Superficial radiotherapy to the skin A guide for patients and their carers

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1 Superficial radiotherapy to the skin A guide for patients and their carers

2 This booklet is to tell you about radiotherapy to the skin. The Christie is a specialised radiotherapy centre, patients come for treatments that are not available in general hospitals. Please share this booklet with your family and friends. It is important that they feel well-informed and understand what is happening. Families and carers can have a role in helping you. If you would like more detailed information about your own treatment, please ask the staff. Contact numbers The Christie switchboard Radiotherapy department Treatment machine (9am to 12 noon) Please note: mobile phones can interfere with the treatment equipment. Please look out for signs letting you know if it is safe to use your mobile phone. If you do have one with you, you may need to turn it off.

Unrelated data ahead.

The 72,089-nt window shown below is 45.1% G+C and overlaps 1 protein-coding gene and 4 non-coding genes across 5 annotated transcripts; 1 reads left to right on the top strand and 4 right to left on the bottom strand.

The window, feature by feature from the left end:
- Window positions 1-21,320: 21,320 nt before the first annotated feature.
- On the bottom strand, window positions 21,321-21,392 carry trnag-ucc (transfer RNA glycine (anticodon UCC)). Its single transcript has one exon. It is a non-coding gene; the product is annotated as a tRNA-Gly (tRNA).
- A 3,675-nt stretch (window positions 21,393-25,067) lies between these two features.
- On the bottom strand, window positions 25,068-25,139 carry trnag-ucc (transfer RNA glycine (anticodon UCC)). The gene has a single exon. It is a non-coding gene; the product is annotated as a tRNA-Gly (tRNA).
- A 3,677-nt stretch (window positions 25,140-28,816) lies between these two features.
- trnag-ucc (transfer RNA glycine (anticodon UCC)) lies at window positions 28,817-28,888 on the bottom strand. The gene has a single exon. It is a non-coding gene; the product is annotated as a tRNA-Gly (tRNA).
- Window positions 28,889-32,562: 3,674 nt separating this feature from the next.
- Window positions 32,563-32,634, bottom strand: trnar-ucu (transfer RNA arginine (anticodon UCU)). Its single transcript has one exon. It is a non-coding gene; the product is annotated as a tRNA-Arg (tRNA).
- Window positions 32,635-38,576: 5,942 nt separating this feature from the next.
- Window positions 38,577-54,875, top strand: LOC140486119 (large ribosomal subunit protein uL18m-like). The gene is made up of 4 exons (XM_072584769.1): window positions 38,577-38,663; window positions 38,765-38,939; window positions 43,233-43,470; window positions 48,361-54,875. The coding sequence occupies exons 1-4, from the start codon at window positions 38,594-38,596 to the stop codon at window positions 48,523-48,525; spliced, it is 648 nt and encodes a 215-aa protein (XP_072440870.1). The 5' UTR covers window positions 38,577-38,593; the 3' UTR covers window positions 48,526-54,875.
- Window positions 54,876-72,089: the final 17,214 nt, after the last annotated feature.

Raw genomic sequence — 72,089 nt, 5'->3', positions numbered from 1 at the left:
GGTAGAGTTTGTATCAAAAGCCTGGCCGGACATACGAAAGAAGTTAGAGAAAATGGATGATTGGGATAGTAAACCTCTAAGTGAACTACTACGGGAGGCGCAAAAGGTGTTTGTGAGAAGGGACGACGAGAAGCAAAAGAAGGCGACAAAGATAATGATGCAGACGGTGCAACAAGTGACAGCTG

3 Contents What is radiotherapy? 3 How does radiotherapy work? 3 Agreeing to treatment 3 Preparation for treatment 5 Some questions you may have... 7 Side effects of treatment 10 Possible late effects 11 After the treatment 11 Appointments 12 Car parking 13 Further information 13 Christie information 14 Benefits and finance 14 Student training 15 For the visually impaired: Large print versions of the booklets are available, please contact Patient Information on or you can download these from The Christie website at The Christie NHS Foundation Trust. This document may be copied for use within the NHS only on the condition that The Christie NHS Foundation Trust is acknowledged as the creator. 1